So say a lender tells you they can loan 90/100 and 75% of the ARV, and your ARV is $100,000. That means they’ll give you 90% of the purchase cost + all the construction costs, but that total number can’t be more than $75,000.
Let’s break this down with some simple examples.
Don’t Forget Closing Costs
We’ll say we’re buying a property for $60,000, and it will take $20,000 to fix up.
There’s one more number many real estate investors fail to include here: closing costs. This number includes:
- What you pay the title company, escrow attorney, or whoever performs the closing.
- Lender origination fees.
- Title costs.
- Anything else that goes into the closing of a transaction.
Your closing costs will be dependent on your purchase price. For our $60k property, closing costs will be somewhere between $1,800 and $3,000. We’ll go with $3,000 for our example.
90/100 Hard Money Loan Example
Here are the numbers broken down for our current example. How do they work out for a 90/100 loan?
Purchase Price: $60k
Rehab Costs: $20k
Closing Costs: $3k
Now, if the lender offers 90% of the purchase price, they’d cover $54,000 on this property. That leaves $6,000 (aka, 10%) you’ll have to cover.
They’ll also pay for 100% of the $20,000 construction costs. So as long as you stay in-budget, there will be no out-of-pocket costs there.
A hard money loan covers no closing costs. You’ll need to fund all $3,000 there.
Here’s what we’re left with:
Loan Covers: $74,000
You Cover: $9,000
Now you know going in that you’d need $9,000 to make this deal work.
You can also see that the $74,000 is less than the max LTV of 75% (or $75,000 on this case). But what if our rehab costs were actual going to be $25,000 instead of $20k?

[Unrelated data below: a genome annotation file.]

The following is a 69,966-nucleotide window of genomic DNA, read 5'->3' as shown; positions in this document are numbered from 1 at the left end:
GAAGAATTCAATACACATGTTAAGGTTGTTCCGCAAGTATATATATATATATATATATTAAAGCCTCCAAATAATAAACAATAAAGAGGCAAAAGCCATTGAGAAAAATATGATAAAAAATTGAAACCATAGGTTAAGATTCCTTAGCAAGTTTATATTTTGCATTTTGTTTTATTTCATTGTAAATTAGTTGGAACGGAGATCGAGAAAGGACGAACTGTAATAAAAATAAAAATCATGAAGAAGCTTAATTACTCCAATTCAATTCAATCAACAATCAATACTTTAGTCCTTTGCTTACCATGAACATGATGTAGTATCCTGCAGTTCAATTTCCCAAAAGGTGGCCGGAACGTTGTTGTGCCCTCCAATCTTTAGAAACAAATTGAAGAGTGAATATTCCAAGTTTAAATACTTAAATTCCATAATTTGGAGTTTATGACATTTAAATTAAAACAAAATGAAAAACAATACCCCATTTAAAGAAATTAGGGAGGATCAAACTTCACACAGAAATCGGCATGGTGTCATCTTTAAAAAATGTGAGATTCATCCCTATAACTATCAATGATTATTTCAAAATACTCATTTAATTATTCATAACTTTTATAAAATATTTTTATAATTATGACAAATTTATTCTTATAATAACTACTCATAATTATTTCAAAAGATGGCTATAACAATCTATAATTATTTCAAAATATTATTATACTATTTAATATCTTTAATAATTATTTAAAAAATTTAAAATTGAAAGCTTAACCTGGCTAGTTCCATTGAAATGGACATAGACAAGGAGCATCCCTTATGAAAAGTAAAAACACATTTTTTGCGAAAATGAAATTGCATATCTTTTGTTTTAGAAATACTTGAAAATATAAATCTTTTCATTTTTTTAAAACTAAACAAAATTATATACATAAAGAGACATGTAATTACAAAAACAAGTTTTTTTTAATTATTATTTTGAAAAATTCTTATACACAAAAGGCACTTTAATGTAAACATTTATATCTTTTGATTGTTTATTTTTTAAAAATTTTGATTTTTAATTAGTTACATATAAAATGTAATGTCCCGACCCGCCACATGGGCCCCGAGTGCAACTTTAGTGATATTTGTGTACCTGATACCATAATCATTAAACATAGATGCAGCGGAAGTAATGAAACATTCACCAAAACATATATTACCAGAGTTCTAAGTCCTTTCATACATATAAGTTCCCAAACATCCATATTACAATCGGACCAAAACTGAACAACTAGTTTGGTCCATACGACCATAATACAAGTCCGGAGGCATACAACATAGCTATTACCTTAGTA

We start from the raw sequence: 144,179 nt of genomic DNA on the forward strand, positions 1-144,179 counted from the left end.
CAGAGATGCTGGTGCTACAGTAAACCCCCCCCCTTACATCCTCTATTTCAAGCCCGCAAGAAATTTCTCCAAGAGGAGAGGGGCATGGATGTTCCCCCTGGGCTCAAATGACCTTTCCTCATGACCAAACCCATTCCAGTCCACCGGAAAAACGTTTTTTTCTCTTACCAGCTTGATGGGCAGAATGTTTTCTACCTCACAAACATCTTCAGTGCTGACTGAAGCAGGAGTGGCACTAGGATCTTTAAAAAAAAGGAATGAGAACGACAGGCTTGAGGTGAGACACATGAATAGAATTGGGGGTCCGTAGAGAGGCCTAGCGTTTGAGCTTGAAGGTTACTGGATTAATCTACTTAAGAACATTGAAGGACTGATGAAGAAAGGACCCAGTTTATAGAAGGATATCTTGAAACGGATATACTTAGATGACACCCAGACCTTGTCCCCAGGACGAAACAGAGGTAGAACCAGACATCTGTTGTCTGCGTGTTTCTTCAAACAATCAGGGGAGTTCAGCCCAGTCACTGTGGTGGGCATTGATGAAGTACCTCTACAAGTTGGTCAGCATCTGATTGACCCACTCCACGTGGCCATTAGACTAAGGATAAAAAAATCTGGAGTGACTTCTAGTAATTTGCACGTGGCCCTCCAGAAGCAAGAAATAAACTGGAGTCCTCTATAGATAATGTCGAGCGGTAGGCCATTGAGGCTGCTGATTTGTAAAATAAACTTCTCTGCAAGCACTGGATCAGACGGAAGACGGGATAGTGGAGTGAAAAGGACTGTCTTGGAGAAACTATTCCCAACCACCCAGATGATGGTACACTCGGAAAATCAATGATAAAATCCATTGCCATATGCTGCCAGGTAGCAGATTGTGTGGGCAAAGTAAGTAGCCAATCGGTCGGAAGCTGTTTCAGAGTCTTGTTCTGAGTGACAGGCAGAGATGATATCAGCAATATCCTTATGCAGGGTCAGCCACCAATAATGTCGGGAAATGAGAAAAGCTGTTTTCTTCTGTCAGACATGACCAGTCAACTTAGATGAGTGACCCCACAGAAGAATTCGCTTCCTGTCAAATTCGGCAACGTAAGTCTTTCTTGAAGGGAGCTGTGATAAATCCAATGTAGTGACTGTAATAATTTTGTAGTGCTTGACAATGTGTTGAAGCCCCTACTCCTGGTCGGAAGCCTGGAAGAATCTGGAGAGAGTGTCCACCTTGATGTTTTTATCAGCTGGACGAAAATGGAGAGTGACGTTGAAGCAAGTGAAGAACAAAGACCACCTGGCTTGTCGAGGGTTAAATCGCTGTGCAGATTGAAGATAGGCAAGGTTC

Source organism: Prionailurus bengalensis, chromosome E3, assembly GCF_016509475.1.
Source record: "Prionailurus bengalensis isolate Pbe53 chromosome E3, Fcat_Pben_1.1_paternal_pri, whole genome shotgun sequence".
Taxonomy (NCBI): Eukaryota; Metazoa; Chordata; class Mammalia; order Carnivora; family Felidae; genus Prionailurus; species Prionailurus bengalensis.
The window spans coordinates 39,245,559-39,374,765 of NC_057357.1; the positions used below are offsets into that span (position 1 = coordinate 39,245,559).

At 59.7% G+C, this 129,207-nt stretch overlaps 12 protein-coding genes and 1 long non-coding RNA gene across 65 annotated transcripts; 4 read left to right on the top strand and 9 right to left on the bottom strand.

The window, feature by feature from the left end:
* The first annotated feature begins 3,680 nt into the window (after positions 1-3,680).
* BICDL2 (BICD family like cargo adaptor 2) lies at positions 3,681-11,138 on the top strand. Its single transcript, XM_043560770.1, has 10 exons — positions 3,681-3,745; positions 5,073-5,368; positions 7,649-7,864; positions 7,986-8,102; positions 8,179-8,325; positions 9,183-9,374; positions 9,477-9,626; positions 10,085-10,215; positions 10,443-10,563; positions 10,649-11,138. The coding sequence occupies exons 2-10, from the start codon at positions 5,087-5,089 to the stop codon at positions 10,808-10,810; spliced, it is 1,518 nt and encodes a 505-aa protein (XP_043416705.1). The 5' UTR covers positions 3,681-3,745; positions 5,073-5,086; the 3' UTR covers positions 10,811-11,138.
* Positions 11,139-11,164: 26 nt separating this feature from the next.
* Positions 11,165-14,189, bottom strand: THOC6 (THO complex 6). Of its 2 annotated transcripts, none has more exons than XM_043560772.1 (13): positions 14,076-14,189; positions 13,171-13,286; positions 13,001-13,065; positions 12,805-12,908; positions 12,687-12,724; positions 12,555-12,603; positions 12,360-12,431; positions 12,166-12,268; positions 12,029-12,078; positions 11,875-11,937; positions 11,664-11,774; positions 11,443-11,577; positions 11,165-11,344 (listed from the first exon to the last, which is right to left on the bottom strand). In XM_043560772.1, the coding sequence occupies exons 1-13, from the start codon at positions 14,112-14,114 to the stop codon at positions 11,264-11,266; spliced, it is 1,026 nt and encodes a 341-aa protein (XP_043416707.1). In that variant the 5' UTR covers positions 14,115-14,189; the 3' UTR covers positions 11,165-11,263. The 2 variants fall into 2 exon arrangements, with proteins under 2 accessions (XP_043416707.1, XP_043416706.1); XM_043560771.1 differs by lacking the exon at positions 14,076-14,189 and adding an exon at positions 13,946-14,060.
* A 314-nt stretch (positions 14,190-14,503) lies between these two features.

This would push our loan coverage up to $79k. The loan would still only cover $75k, so you’d be stuck with an extra $4,000, totaling your out-of-pocket cost for this property to $13,000.
To really drive this home, let’s go through the exact same example but with an 80/90 loan.
If the purchase price is still $60k, they’ll give you 80%, so:
$60,000 × .80 = $48,000
Rehab costs are still at $20k, so now the loan would cover:
$20,000 × .90 = $18,000
The total loan amount would be:
$48k + $18k = $66,000
Your total costs would be:
For a 80/90 loan, you’ll need to bring in $8,000 more than you would a 90/100 loan.
Other Factors in Calculating a Hard Money Loan
This is a very basic way to calculate your hard money loan. Keep in mind these numbers will shift a bit depending on your qualifications, experience, and credit score.
But even a ballpark number keeps you prepared. And the better prepared you are money-wise, the better terms you can get.
Additional Costs on Your Property
The costs of real estate investing can add up. This is why it’s important to know before closing on a loan – or even before approaching a lender – what you can truly afford.
One more cost that’s easy to lose sight of in the midst of leverage is the carry costs once you actually own the property.
You’ll be paying interest and principal every month, plus the accumulation of taxes, insurance, and potentially HOA costs. These are all amounts that will be coming either out of your pocket or from gap funding sources.
More Info on Calculating Hard Money Loans
We hope this helps you as you navigate your real estate investment career. Our purpose is to make sure you use hard money correctly, knowledgably, and in the right positions.
Be sure to check out our YouTube channel for more real estate investing breakdowns.
If you have any questions, or a deal you’d like us to run the numbers on, we’d be happy to help. Email us at Info@HardMoneyMike.com.